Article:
I assumed Chinese airlines were mostly losing money on international flying, though I think I didn’t fully appreciate just how much money they’ve been losing. Finally, we have some insights about that, and the numbers are shocking.
Chinese Airlines Have Been Capacity Dumping
If you’ve looked at booking a ticket to or from Asia anytime in the past few years, you’ve probably noticed just how low fares have gotten, and how many different Chinese airlines there are.
While other airlines have been forced to match these low fares, this competitive pricing is thanks to the number of Chinese airlines that have been expanding in recent years.
For example, there are now flights from LAX to over a dozen cities in mainland China. You’d think fares for a 16,000 mile journey shouldn’t cost $320 in economy…
Or $1,700 (or often much less) in business class.
But the focus seems to be entirely on market share rather than profitability.
Beyond that, though, there’s so much about Chinese aviation policy that leaves me scratching my head:
- China has dozens of (mostly) state owned airlines competing with one another
- China has historically had a “one airline, one route” policy, where only one Chinese airline could fly an international route; while I understand the spirit of this, it has led to all kinds of inefficient route networks, as airlines often have to sell itineraries with two to three connections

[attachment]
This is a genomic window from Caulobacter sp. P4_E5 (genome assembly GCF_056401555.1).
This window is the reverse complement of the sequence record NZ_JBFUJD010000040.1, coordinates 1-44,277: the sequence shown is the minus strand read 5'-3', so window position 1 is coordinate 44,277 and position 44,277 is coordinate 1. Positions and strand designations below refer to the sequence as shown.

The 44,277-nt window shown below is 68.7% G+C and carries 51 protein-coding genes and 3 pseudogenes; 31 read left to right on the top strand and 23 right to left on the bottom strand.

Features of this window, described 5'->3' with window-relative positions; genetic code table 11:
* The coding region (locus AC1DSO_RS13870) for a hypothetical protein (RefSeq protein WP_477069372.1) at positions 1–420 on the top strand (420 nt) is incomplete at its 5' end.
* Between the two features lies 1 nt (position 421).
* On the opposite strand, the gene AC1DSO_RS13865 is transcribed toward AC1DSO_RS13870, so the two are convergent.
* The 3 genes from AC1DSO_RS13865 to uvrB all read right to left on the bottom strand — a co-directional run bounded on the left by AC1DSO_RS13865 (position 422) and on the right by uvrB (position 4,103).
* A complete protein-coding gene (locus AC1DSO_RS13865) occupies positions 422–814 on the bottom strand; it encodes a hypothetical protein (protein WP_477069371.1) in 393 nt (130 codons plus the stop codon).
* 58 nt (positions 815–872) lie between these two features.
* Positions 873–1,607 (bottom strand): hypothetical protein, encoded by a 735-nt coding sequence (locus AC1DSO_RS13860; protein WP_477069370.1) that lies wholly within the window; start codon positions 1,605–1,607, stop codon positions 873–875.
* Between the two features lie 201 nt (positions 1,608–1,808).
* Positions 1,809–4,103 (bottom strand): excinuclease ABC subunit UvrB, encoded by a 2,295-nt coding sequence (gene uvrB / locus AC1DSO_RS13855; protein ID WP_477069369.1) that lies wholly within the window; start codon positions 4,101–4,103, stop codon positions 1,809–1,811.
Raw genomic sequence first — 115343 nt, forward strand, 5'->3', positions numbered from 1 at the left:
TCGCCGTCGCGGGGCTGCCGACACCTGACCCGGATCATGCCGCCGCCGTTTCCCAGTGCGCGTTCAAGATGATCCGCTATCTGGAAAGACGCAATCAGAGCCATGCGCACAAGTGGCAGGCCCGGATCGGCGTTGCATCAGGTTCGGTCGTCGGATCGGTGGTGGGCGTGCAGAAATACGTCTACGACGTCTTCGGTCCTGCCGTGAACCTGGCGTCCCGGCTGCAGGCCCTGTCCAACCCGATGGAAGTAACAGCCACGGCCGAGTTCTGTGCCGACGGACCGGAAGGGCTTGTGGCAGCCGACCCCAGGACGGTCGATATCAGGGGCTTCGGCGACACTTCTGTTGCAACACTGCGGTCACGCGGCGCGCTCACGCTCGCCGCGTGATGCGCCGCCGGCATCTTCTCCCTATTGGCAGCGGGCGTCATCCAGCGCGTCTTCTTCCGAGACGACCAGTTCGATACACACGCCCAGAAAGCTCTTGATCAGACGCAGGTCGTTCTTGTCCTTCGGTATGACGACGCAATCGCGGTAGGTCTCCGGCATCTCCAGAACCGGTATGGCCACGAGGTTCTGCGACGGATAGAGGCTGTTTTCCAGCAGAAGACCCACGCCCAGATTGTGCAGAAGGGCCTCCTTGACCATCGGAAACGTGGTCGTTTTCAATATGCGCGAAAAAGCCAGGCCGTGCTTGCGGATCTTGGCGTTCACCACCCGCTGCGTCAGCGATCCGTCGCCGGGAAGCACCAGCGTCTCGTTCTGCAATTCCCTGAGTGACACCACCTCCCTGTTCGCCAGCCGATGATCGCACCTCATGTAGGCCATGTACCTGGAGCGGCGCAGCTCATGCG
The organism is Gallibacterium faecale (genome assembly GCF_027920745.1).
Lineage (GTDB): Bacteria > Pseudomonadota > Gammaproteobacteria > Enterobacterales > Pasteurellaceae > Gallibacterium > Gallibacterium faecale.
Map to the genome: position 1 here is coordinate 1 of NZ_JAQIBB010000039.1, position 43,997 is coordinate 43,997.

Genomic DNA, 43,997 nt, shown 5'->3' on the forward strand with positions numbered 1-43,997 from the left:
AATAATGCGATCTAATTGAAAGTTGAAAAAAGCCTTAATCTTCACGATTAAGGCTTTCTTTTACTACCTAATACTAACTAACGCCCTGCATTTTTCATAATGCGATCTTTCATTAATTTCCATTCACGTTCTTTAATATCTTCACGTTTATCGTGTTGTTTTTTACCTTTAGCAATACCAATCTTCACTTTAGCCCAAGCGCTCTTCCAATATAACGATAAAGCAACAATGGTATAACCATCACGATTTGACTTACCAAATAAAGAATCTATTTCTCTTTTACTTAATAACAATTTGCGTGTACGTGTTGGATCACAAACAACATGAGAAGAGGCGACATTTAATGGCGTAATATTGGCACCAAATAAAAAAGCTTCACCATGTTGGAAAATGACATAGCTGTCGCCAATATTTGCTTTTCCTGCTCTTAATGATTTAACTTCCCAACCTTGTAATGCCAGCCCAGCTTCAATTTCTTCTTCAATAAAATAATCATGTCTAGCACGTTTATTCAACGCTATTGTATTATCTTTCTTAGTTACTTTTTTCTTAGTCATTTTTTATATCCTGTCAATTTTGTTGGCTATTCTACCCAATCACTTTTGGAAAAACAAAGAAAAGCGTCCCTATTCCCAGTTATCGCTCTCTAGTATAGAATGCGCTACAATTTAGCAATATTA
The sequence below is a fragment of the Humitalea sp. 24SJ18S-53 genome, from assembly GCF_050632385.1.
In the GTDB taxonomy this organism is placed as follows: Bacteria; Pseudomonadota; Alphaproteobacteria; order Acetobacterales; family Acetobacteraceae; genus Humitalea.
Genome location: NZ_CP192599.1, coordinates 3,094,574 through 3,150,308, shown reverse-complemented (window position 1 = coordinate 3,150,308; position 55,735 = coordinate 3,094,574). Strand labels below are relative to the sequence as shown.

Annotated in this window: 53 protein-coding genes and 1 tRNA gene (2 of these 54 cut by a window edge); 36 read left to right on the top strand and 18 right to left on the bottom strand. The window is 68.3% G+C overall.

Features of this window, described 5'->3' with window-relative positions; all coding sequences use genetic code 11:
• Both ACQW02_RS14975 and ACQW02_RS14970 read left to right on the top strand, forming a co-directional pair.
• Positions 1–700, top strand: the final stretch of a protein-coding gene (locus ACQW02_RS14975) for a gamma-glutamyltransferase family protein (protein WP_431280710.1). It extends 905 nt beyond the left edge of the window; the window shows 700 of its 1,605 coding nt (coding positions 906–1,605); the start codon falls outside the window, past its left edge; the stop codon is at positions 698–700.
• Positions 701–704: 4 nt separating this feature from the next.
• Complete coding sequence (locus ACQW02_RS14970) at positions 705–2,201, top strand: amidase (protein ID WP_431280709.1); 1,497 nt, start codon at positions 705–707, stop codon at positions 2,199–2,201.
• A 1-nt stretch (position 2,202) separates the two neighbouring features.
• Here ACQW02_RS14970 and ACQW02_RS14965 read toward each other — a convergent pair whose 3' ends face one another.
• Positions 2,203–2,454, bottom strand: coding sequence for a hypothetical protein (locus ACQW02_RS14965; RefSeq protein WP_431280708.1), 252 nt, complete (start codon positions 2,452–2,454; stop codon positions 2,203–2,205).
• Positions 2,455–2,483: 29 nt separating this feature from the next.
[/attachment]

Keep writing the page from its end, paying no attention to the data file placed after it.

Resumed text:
So, just how are these routes doing financially?
Chinese Airlines Losing Billions Flying Internationally
During the recent China International Forum on Aviation and Tourism, some very interesting statistics were revealed regarding the growth of commercial aviation in China, especially for international travel. These were revealed by the chairman of the China Aviation Association, as well as several executives from Chinese airlines.
Among these facts:
- Between 2011 and 2018, the average annual growth rate of passenger traffic on China’s international routes was 17%
- There are nearly 40 domestic airlines, and Chinese airlines fly more than 5,000 international flights per week to more than 170 cities in more than 60 countries
- China’s international aviation industry has been losing money for three years, with a loss of 21.9 billion CNY (~3.1 billion USD) in 2018
- A China Eastern executive revealed that on intercontinental routes in 2018 their unit revenue was less than 0.4 CNY per kilometer, which is under 0.057 USD per kilometer (that’s about 0.09 USD per mile); as a point of comparison, Delta’s unit revenue per available mile is over 0.16 USD per mile, so it’s nearly twice as much
How Much Longer Can This Go On?
China is obviously a massively growing market, with a huge number of outbound tourists. You’d think that this huge increased demand would pave the way for a more profitable aviation industry, but the increase in supply has outpaced the increase in demand. One has to wonder when this pattern will stop.
Delta (and to a lesser extent American and United) loves to talk about how the “big three” Gulf carriers are capacity dumping using government subsidies, though the reality is that we’re seeing the same for Chinese airlines. Now, in fairness, China doesn’t participate in the Open Skies agreement, so it’s a little bit different, but still.
Of course Delta has no problem investing in China Eastern, which is majority owned by the Chinese government.
Chinese airlines lost over three billion USD operating international routes in 2018. Their unit revenue is really bad as well. It will be interesting to see what gives, as the number of international routes operated by Chinese airlines continues to grow.